Power to tow vs. power to propel

Discussion in 'Boat Design' started by misanthropicexplore, Jan 10, 2022.

  1. portacruise
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    portacruise Senior Member

    Interesting and fun thread, here's the YouTube,

     
  2. Tiny Turnip
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    Tiny Turnip Senior Member

    Thanks for that - best explanation of the soliton video I've seen.
     
  3. misanthropicexplore
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    misanthropicexplore Junior Member

    'they could tow their maximum load of 22 tons at 10 mph even with a single horse'

    I was actually reading about that last night, trying to find some solid references on any of this, and it turns out that it was a very unique circumstance due to towing in very narrow, very shallow water ways to create a standing wave at speeds/loads where it wouldn't normally happen.
     
  4. Tiny Turnip
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    Tiny Turnip Senior Member

    As explained in the linked pdf, and the video portacruise shared. Its not actually a standing wave at all, its a soliton.
     
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  5. portacruise
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    portacruise Senior Member

    Apparently, a soliton wave travels faster in deep water and slower in shallow water, (like a tsunami) and presumably drags the boat along with it for a sustained ride, as much as the slip allows, haha. Maybe the 10 mph speed would have been even faster and out of range for the horse to pull, if the channel had been deep? Tsunamis referenced in the video can travel over 500 mph with several hundred miles between their diminished, barely noticeable, crests!
     
    Last edited: Jan 12, 2022
  6. portacruise
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    portacruise Senior Member


    I like it! Maybe only a heavy duty shark or surf fishing rod &reel would be enough to crank the kayak forward, assuming that the pull is 10 x more effective, haha! Cast out, with a surf anchor like weight, crank in, repeat as needed! Easy thing to test out? So long as you can turn the crank and the anchor holds, you should move forward! There are also electric power reels that are used for deep sea bottom fishing, if your hand gets tired....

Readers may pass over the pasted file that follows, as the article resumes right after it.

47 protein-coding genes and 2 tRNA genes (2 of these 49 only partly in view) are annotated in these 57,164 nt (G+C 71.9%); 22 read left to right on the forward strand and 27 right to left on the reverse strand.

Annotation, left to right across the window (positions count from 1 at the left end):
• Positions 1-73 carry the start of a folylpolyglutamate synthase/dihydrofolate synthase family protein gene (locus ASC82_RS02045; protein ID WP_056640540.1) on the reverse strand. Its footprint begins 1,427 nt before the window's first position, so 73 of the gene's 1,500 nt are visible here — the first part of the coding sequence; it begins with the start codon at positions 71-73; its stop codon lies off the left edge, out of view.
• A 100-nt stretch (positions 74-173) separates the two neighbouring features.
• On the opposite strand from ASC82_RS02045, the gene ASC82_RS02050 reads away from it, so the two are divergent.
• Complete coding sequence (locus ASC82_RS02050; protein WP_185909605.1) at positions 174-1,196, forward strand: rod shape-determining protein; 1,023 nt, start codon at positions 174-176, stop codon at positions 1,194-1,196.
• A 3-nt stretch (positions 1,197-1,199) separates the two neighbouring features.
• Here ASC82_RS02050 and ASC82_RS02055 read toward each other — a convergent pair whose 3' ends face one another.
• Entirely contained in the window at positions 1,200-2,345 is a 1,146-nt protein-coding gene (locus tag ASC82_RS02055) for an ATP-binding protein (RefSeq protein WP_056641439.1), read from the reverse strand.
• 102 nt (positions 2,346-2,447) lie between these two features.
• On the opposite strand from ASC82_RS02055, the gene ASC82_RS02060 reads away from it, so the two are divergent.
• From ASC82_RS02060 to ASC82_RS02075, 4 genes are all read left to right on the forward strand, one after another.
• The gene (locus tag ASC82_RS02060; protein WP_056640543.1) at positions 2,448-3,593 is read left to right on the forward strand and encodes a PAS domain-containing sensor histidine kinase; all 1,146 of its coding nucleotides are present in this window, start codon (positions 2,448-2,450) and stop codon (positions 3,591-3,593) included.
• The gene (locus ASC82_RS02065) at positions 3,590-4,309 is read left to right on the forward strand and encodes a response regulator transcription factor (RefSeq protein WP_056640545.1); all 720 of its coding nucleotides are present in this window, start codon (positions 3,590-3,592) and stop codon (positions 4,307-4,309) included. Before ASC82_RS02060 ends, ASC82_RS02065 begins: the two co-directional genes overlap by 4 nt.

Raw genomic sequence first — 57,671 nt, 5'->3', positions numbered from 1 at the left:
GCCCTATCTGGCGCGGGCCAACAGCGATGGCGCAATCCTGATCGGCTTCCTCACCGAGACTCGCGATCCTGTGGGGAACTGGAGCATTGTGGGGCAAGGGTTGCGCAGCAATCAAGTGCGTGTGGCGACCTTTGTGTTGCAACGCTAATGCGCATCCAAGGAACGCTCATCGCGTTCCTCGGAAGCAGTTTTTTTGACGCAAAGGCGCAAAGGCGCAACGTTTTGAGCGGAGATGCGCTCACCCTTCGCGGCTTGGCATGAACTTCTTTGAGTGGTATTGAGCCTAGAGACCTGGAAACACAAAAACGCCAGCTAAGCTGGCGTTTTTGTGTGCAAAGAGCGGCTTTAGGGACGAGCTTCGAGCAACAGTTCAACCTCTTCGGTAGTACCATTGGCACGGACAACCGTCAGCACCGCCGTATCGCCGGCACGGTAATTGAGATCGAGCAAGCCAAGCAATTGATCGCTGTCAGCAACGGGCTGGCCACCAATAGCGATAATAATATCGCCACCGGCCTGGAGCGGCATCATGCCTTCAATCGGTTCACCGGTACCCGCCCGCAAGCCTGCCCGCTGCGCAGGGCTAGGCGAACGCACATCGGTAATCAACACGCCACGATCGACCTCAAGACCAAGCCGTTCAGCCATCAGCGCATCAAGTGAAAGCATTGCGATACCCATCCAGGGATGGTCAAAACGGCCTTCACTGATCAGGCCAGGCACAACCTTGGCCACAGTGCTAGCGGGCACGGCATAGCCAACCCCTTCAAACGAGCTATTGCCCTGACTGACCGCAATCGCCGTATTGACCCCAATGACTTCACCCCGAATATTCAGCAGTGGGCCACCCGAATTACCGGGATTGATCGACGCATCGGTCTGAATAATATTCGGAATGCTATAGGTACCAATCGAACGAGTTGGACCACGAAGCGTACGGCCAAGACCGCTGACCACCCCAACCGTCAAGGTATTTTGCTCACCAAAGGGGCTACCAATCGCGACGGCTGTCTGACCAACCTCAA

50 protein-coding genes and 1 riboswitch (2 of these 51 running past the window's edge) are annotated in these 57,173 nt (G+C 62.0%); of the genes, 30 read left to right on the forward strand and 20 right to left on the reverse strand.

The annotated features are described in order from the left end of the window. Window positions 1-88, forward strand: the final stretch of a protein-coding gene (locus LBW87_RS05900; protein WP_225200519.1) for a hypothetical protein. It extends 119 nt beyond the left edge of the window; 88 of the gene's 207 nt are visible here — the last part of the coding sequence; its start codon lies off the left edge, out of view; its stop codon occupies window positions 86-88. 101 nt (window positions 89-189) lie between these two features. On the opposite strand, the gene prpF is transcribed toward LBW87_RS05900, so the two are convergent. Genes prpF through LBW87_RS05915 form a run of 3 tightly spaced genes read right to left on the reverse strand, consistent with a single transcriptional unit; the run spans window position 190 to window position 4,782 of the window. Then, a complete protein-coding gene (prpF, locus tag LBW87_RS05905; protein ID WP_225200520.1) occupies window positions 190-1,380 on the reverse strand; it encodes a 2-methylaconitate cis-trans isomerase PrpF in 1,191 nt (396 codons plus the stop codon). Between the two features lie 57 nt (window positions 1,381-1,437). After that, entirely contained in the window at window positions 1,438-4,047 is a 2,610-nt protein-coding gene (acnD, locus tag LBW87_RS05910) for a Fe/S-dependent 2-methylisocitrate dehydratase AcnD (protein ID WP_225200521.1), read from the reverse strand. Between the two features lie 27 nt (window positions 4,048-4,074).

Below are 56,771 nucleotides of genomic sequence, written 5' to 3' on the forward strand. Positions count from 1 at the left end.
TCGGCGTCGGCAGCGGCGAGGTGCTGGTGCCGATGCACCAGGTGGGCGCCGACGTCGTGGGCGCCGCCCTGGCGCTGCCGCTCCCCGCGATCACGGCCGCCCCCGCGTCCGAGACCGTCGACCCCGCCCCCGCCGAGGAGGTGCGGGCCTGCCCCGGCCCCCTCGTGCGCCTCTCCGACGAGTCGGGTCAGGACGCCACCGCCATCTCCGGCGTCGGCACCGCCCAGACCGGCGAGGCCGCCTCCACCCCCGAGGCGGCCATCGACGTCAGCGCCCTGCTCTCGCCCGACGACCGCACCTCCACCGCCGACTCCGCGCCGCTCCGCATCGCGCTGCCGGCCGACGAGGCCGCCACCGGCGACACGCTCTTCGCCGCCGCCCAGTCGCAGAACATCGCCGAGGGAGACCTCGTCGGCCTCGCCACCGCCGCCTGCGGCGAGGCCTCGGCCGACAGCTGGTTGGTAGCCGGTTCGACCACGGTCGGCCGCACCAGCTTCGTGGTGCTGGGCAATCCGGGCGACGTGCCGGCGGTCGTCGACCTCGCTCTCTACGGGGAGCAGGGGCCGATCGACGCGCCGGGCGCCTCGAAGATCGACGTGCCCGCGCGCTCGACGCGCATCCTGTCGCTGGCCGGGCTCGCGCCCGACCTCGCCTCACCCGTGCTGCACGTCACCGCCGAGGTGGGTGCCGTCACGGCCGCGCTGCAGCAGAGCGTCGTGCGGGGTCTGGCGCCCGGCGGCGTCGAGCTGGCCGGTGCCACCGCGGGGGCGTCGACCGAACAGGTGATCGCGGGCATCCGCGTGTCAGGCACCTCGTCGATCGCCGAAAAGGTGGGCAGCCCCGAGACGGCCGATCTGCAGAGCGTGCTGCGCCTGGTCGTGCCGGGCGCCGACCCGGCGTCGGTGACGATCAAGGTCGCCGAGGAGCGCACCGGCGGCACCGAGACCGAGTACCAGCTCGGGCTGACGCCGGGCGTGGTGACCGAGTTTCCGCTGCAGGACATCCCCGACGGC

Last edited: Jan 12, 2022
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  7. gonzo
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    gonzo Senior Member

    That is a variation on kedging. A traditional technique to move ships.
     
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  8. portacruise
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    portacruise Senior Member

    Trivia on casting a fishing line- the records are around 300 yards/ m with a 5 Oz weight and a very long 17'? rod, but they do make very long telescopic surf rods, haha. Not sure how an arrow with a fishing line drag would compare.
     
  9. gonzo
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    gonzo Senior Member

    Think big. How about a whale harpoon cannon?
     
  10. DogCavalry
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    DogCavalry Soy Soylent Green: I can't believe it's not people

    Oh yeah. A set of them, some launching, some kedging.
     
  11. portacruise
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    portacruise Senior Member

    Yeah, your kedging concept appears to work, whether large or small!
    But the OP asked about kayaks... and sometimes, for some people, less is more, haha!

    TapamTheMovie http://tapamthemovie.com/trailer.html

    Ps. Just an example, I have no connection with the video authors or any of the equipment.
     
    Last edited: Jan 13, 2022
  12. portacruise
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    portacruise Senior Member

    Some idea that is trivial and obsolete is not necessarily stupid or unuseful! It might be unattractive to the big boys because it is not profitable or cannot be proprietarily protected, JMHO. That may not affect the DIY tinkerer that is trying to solve issues that may not have come up before.

    For the small boat people, I did some tinkering at the River Rapids yesterday. The fishing rod idea seems to work pretty well pulling me against a current. The key is to let a stiff rod do the work when you pull, and the reel is used mostly to take up the slack. If precise control is needed, it may be an issue in some types of Rapids or opposing fast water. I did not address the issues of long-distance throws required, or the secure self anchoring and release of the fishing weight which would be required.

    Cheers!
     
  13. DogCavalry
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    DogCavalry Soy Soylent Green: I can't believe it's not people

    That is legitimate engineering research right there!
     
    Last edited: Jan 14, 2022
  14. portacruise
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    portacruise Senior Member


  15. fredrosse
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    fredrosse USACE Steam

    "Not sure how an arrow with a fishing line drag would compare."

    With respect to line casting vs using an archer's bow to get the sea anchor far ahead of the boat: The relevant issue here is the energy that is effectively used to throw the sea anchor (and its line) forward. The bow involves about 80 pounds of pull through about 2 feet length, or 160 ft-pounds of energy. Casting a line, with a big fishing pole, how much energy is that? I don't know, because I always get my energy from steam, but many here can probably give an opinion about how much energy one can get by casting.
     
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